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1 In the GRUB menu, press the
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2 When prompted that you are leaving the graphical boot menu, select OK When you do, the text-based GRUB menu is displayed, as shown in Figure 11-14 3 If you want to edit the menu item, press When you do, the screen in Figure 11-15 is displayed
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Con gure Linux Bootloaders
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FIGURE 11-14
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The text-based GRUB menu
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In this screen, you can arrow up or down to select the appropriate line and then press again to edit If you want to add a new line, press Press when you re ready to start the boot process 4 You can also access a GRUB prompt by pressing When you do, the screen shown in Figure 11-16 is displayed
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FIGURE 11-15
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11: Managing the Linux Boot Process
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FIGURE 11-16
The GRUB prompt
You can enter help at the grub prompt to display information about creating GRUB menu lines from the grub> prompt You can also press to see a list of commands that you can enter at the grub> prompt You can also press to return to the GRUB menu Now that you understand how to configure the GRUB bootloader, here are some possible scenario questions and their answers
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SCENARIO & SOLUTION
Your Linux distribution installed the LILO bootloader by default when it was installed You want to use GRUB instead How can you overwrite LILO with GRUB You need to configure the GRUB bootloader on a SUSE Linux system However, you can t find the grubconf file in /boot/grub Why is this You want to configure your GRUB bootloader on your Linux system such that the second menu item is the default item loaded if the user doesn t make a selection What command would you need to enter in the GRUB configuration file You can enter grub-install device_name at the shell prompt For example, if you want to install GRUB on your first IDE hard drive, you would enter grubinstall /dev/hda Some distributions, including SUSE Linux, use /boot/grub/menulst instead of grubconf to configure the GRUB bootloader You would need to add the following: default 1
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Let s practice working with the GRUB bootloader in the following exercise
EXERCISE 11-1
ON THE CD
Working with GRUB
In this exercise, you will practice customizing your GRUB menu This exercise assumes that you ve installed a distribution such as SUSE Linux or Fedora, which uses GRUB by default Complete the following: 1 Boot your Linux system and log in as a standard user If you used the lab exercise in 3 to install your system, you can log in as tux with a password of M3linux273 2 Open a terminal session 3 Switch to your root user account by entering su followed by your root user s password 4 At the shell prompt, enter ls l /boot/grub Identify whether your distribution uses the grubconf or the menulst file to configure grub 5 At the shell prompt, enter vi /boot/grub/menulst or vi /boot/grub/ grubconf, depending on which file your system uses 7 Scroll down to the timeout line 8 Change the value of timeout to 12 10 Save your changes to the file and exit vi by entering :exit 11 At the shell prompt, enter reboot Wait while the system restarts 12 Notice in the GRUB menu that you now have 12 seconds to make a selection before the default menu item is started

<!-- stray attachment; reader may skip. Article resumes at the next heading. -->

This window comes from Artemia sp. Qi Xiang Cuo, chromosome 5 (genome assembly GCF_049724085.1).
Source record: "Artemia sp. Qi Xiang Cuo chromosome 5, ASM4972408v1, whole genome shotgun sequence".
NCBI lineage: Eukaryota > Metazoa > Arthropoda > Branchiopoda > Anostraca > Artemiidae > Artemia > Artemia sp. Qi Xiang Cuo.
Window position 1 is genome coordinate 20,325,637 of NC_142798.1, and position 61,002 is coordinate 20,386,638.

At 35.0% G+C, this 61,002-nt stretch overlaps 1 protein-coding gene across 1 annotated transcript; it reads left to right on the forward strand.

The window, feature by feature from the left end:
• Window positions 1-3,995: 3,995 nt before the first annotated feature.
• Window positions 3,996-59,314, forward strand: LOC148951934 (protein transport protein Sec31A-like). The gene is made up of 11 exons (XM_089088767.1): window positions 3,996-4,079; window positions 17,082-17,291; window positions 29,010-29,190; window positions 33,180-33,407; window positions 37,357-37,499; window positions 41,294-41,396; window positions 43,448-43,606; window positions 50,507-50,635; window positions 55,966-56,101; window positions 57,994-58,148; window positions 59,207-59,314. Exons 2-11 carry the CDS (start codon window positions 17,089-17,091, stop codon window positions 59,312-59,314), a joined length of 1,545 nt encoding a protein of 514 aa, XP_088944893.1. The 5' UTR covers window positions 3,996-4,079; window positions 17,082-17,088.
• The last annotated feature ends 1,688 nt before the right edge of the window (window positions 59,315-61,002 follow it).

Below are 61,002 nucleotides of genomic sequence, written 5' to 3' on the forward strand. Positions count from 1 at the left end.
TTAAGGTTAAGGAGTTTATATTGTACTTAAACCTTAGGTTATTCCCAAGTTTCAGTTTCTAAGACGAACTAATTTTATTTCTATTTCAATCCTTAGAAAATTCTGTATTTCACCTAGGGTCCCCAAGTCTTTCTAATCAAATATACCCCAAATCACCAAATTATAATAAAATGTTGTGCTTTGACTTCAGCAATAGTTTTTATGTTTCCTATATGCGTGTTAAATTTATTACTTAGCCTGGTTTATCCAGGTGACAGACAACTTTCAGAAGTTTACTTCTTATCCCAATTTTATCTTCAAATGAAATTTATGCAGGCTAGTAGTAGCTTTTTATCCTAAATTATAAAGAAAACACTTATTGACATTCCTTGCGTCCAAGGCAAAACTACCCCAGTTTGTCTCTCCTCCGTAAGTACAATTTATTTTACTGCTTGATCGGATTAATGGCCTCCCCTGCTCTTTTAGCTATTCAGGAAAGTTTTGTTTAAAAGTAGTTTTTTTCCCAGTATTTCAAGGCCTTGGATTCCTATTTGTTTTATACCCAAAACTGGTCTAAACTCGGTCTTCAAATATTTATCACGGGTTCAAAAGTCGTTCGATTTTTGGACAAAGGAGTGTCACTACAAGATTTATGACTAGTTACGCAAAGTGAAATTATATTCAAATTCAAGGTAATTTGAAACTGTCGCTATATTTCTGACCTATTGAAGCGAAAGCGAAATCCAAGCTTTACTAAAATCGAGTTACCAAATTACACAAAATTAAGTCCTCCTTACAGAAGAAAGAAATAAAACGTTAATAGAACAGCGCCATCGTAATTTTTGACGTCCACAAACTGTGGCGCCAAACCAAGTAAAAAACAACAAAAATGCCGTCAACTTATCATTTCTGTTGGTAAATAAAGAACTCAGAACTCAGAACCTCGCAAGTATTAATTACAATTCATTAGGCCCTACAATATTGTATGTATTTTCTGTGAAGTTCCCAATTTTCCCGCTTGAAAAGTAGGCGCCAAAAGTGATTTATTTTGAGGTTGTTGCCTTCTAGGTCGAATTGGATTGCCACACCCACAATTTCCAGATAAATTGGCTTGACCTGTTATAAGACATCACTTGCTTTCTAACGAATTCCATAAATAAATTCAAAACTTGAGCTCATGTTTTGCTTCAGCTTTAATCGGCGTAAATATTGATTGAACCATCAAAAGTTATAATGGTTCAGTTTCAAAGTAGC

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6 Press
9 Press
Before we finish discussing bootloaders, we need to discuss how to create a dual-boot system Let s do that next
11: Managing the Linux Boot Process
Using a Bootloader to Create a Dual-Boot System
If you take a look at the Linux+ objectives, you ll see that the objective covering bootloaders requires that you know how to create a dual-boot system When we say dual-boot, we re talking about a system that can boot to either Linux or some other operating system, most likely a version of Windows Back in the late 1990s and early 2000, I used this option very frequently However, I use it less and less as the years go by The availability of virtualization software, such as VMware, makes the dual-boot option less desirable, in my opinion However, you still have to know about dual-boot for Linux+, so we re going to spend some time reviewing how this is done here We ll cover the following topics:
Dual-boot considerations Configuring a dual-boot system with GRUB Configuring a dual-boot system with NTLOADEREXE
Let s begin by discussing some considerations you need to keep in mind when creating a dual-boot system
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